Leaked climate report said misrepresented
SYDNEY, Dec. 14 (UPI) -- Authors of a draft report of the Intergovernmental Panel on Climate Change leaked by climate skeptic websites say the sites misrepresent some sections.
A U.S. blog site called stopgreensuicide posted the 14-chapter draft report, which then showed up on another site critical of climate science, the Australian Broadcasting Corp. reported Friday.
One section of the draft was highlighted by the leaker and other climate skeptics to suggest cosmic rays from the sun may have a greater influence on warming than had been claimed, ABC said.
Steve Sherwood, lead author of the highlighted chapter and the director of the Climate Change Research Centre at the University of New South Wales, said the idea the chapter confirms a greater role for solar and other cosmic rays in global warming is "ridiculous."
"I'm sure you could go and read those paragraphs yourself and the summary of it and see that we conclude exactly the opposite -- that this cosmic ray effect that the paragraph is discussing appears to be negligible," he said.
"What it shows is that we looked at this. We look at everything."
Research has disproved the idea sunspots are more responsible for global warming than human activity, he said.
Russian center to study 'killer' waves
VLADIVOSTOK, Russia, Dec. 14 (UPI) -- Russia says it has opened a research center dedicated to the study of "killer waves" that can threaten large cargo ships, ocean liners and oil platforms.
The dangerous phenomenon, also known as "rogue waves" or "freak waves," are giant, spontaneous ocean surface waves that occur far out at sea, scientists said.
Waves of up to 115 feet high, caused when physical factors such as high winds and strong currents cause smaller waves to merge to create a single exceptionally large wave, occur in all of the world's oceans many times every year and may present a serious hazard for maritime navigation, they said.
"The center will focus on the thorough research of extreme waves in the oceans," Russia's Far Eastern Federal University in Vladivostok said in a statement.
"The center will also work on the prediction of this dangerous phenomenon and the development of protective measures," the statement said.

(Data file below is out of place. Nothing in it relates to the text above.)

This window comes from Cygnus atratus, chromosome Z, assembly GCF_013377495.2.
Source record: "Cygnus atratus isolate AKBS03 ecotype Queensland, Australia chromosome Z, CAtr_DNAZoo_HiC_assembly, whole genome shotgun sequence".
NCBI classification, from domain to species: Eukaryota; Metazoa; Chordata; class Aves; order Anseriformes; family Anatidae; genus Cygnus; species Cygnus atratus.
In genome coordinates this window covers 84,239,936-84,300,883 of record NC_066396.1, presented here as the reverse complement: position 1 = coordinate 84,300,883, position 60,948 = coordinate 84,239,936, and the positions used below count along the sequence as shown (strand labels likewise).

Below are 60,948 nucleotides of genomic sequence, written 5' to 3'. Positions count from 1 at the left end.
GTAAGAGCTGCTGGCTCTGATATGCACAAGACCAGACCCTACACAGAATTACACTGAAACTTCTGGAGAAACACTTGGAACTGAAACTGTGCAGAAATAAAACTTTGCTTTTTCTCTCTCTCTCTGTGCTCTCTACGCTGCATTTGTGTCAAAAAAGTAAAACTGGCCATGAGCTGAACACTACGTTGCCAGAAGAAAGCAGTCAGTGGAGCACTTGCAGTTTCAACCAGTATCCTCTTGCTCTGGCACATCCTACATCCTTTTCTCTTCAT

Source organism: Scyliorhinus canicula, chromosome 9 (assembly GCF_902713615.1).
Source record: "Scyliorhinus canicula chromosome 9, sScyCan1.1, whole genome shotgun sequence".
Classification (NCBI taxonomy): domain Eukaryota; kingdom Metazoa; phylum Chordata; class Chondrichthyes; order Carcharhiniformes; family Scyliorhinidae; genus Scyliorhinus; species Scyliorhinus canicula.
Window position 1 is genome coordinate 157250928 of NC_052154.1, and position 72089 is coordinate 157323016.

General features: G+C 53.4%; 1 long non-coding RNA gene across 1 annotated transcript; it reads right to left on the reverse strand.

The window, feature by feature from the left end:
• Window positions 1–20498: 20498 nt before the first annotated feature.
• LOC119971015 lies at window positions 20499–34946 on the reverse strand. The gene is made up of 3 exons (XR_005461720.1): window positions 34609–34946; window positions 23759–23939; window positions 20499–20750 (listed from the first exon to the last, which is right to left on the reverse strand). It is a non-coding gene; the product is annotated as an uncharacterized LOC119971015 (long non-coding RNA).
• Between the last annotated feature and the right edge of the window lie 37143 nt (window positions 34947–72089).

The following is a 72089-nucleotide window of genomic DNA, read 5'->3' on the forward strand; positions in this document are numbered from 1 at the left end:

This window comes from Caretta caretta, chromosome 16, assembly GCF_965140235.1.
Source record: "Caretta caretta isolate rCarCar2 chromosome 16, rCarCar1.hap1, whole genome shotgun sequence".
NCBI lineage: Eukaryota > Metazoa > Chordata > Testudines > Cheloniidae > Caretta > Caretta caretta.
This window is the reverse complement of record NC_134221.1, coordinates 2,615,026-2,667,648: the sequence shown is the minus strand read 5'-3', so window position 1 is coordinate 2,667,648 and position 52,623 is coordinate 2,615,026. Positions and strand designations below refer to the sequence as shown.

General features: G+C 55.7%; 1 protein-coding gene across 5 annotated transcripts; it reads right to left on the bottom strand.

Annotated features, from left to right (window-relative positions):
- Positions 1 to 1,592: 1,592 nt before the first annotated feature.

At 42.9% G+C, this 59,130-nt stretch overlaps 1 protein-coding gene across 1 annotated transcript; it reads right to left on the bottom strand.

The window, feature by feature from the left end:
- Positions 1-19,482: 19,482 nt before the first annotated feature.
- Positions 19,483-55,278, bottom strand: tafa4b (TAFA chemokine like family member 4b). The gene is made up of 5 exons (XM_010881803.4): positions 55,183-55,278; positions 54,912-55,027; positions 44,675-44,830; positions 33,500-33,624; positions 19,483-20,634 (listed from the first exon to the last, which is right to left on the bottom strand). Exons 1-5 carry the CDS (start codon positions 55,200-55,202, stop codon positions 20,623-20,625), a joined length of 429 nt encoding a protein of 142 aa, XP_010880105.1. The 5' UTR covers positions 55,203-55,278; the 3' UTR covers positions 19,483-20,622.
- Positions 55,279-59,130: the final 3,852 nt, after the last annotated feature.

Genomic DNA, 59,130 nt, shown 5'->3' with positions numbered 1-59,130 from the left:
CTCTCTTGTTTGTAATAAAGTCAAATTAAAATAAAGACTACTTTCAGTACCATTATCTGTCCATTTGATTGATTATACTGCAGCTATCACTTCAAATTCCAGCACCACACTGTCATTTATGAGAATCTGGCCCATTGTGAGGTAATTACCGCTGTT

The center opened Friday in Yuzhno-Sakhalinsk, RIA Novosti reported.
Solar panel companies in federal probe
WASHINGTON, Dec. 14 (UPI) -- Three U.S. solar panel firms are being investigated to determine if they inflated costs to get government payments, The Washington Post reported Friday.
The Treasury Department's office of inspector general has subpoenaed the financial records of SolarCity, SunRun and Sungevity to determine if they qualified for more than $500 million in federal grants and tax credits they received for performing work, sources familiar with the probe told the Post.
The solar companies received the money through President Obama's stimulus initiative to offer cash grants to clean-energy developers.
The three firms, working mostly in the sun-rich states of California and Arizona, collected hundreds of millions of dollars in federal grants covering a share of their costs on thousands of home installations during the past three years.
But the companies allegedly charged higher prices for their work than is normal in the solar installation industry, solar experts and Treasure investigators said.
SolarCity spokesman Jonathan Bass said Thursday the company believes its estimates were fair and its costs in line with guidelines issued by the Treasury Department at the time.
Sungevity and SunRun declined to comment, the Post said.
LA wants public hearings on nuke plant
LOS ANGELES, Dec. 14 (UPI) -- Los Angles says it wants the San Onofre nuclear power plant kept out of commission unless its operator agrees to public hearings before it reopens.
The City Council will consider a resolution calling for the U.S. Nuclear Regulatory Commission to keep the plant closed unless Southern California Edison agrees to a license amendment process that would include a public hearing process in which groups opposed to restarting the plant could introduce evidence, the Los Angeles Times reported Thursday.
The nuclear plant in San Diego County has been shut down since Jan. 31 after a leaking water tube released a small amount of radioactive steam.
A subsequent inspection found a number of similar tubes showing signs of premature wear.
Southern California Edison said it wants to restart one of the plant's two reactor units at 70 percent capacity, a proposal the NRC would have to approve.
Opponents, led by the environmental group Friends of the Earth, have urged the NRC to require a license amendment process that would allow public input, something the Los Angeles resolution, introduced by Councilman Paul Koretz, would support if passed.
A number of other cities in the region have passed similar resolutions, the Times reported.